With this trip, I now had a good, solid idea of what thru hiking is about. With the exception of features of the trail unique to each state, like the Smokies or the Whites, I now had experienced almost every general aspect of an AT thru hike. From hot weather to cold weather, rain to snow, the social experience and the solitude, I had experienced almost everything I will experience when I thru hike next year.
The only thing left is time. I don’t know how I will take doing this for months. I know I can do two weeks and right now I’m eager to get back on trail so I assume I can do more but five months of hiking every day is a whole different monster. And while I know I can handle the physical struggle, Zach says in Appalachian Trials, “…the psychological and emotional struggle is what drives people off the Appalachian Trail.” (11)
This is the End…?
On that final day, I reached Fontana Dam! I couldn’t have picked a better point to end my trip as the great enormity of that dam serves as a fitting monument to the end of the first major section of the AT, which I had now (almost) completely done. I victoriously walked out to the halfway point in the dam and looked up at the Smokies looming just ahead of me, as if they are calling out my very name. All I wanted to do was hike on and climb up into those mountains but I knew that day would be coming soon and I vowed to return in March to conquer them on my way to Maine.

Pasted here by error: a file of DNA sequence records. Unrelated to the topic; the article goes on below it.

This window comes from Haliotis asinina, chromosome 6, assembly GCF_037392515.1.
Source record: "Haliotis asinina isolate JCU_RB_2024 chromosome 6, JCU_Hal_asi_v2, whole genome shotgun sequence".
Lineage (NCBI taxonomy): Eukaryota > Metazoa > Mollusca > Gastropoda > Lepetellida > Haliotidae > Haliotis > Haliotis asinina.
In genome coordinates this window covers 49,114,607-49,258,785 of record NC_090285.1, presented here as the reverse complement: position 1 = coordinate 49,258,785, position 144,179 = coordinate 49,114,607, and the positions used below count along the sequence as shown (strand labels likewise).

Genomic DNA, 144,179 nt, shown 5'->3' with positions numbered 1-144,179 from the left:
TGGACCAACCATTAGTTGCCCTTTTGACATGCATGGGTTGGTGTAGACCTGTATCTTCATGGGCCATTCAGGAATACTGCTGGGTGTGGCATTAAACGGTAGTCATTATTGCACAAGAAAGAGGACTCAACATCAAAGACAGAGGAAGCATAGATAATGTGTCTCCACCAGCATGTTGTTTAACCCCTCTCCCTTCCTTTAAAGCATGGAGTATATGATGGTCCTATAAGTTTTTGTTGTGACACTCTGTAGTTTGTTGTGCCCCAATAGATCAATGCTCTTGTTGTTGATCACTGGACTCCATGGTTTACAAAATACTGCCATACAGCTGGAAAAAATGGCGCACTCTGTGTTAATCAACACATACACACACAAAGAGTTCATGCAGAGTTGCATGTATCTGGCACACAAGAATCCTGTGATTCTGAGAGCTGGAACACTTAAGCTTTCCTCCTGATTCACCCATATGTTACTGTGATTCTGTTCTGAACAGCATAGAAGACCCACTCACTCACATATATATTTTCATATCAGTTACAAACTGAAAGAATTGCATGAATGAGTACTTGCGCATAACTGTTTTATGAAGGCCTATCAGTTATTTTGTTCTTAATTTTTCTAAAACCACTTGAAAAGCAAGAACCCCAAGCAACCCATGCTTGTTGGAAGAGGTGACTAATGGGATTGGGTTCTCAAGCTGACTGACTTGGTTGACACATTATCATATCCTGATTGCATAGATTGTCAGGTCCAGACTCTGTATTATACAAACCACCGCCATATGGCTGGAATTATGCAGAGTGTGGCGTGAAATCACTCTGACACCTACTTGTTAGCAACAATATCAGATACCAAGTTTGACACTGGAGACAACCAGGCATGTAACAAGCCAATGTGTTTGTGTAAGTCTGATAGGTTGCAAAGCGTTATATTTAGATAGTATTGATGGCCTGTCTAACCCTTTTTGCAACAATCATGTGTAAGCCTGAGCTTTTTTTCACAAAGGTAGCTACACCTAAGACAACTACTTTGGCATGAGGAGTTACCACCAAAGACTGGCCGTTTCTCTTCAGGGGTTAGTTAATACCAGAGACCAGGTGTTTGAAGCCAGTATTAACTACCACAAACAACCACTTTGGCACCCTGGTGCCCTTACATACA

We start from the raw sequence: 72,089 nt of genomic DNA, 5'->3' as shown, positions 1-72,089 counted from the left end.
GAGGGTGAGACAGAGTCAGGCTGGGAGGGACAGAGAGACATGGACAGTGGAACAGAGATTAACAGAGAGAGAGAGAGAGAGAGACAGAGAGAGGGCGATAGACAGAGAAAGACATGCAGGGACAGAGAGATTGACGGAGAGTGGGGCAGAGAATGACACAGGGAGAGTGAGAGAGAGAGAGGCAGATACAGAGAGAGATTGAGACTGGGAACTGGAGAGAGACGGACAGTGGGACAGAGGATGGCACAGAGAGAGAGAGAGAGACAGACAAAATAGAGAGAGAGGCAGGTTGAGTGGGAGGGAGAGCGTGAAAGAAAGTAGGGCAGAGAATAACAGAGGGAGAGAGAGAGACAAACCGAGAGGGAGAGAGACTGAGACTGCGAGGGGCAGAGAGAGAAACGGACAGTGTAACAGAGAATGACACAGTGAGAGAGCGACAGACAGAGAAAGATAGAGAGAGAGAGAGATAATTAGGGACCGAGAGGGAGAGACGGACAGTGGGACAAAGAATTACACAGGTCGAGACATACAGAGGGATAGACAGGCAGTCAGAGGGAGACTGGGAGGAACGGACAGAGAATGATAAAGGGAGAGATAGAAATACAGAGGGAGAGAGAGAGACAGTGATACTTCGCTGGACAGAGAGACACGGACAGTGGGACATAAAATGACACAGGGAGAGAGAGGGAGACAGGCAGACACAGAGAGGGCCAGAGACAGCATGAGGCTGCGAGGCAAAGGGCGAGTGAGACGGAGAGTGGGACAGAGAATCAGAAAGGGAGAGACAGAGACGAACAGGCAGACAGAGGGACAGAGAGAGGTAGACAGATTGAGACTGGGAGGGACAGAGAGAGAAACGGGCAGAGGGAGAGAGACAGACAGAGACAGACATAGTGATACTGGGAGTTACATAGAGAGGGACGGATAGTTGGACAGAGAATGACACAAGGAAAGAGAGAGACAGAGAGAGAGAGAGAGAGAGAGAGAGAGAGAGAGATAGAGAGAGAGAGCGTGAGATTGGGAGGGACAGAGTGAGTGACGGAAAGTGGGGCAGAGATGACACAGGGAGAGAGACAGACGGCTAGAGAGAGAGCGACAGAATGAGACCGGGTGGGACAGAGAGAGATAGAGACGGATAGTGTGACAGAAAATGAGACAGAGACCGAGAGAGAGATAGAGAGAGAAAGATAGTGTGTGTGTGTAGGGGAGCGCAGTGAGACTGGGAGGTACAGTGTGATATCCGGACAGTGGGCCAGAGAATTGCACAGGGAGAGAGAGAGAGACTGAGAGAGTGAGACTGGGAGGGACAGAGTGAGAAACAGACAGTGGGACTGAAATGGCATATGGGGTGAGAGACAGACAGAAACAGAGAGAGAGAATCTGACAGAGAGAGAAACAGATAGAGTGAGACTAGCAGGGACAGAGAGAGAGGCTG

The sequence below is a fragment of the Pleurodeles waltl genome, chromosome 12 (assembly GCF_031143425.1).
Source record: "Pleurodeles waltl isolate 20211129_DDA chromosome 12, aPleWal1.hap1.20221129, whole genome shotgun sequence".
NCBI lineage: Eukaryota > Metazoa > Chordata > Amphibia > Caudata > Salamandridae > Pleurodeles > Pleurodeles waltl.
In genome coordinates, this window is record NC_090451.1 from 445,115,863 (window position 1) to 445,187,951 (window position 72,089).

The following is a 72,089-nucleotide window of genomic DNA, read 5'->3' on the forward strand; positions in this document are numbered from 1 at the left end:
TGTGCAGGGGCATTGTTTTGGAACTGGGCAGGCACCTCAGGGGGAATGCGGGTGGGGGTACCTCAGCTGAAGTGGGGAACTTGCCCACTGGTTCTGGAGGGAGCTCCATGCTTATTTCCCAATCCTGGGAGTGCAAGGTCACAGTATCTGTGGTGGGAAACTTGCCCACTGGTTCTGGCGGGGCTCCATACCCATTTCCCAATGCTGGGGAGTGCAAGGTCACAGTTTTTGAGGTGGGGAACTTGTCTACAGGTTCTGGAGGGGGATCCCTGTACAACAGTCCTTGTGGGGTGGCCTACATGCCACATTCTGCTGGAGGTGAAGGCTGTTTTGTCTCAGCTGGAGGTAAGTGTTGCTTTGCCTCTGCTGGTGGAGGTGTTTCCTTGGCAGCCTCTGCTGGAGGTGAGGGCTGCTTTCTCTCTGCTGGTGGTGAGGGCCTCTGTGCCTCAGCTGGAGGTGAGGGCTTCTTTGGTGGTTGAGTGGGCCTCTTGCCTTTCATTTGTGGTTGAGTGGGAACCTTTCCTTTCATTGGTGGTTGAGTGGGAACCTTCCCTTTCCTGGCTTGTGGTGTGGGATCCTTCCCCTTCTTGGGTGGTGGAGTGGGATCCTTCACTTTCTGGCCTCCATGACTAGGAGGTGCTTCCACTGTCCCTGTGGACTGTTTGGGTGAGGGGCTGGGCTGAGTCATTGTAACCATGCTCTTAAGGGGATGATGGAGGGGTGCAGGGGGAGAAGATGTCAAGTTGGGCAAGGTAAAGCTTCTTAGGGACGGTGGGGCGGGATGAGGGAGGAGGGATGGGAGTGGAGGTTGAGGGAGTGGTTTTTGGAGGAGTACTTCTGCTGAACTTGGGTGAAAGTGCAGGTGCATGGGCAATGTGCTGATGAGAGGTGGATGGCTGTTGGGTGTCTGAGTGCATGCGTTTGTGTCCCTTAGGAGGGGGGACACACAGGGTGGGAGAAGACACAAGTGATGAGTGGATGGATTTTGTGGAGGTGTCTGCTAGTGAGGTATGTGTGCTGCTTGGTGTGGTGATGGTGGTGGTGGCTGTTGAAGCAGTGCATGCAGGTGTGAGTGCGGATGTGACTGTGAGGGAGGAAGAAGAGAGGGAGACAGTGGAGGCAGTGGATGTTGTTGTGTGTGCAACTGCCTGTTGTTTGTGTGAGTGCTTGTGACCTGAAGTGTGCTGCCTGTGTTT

Major Lessons for Thru
This trip taught me so many valuable lessons, but these are the biggest take-aways for my March 1st thru hike:
Since I was just doing a section hike, I had a pretty set itinerary I was going by. But when the weather turned worse than initially expected, I decided to jump off trail or change my plans to keep myself safe and relatively comfortable. I have to be willing to be flexible on my thru as conditions can change in an instant and so many aspects of a thru hike are unpredictable and require a great degree of flexibility.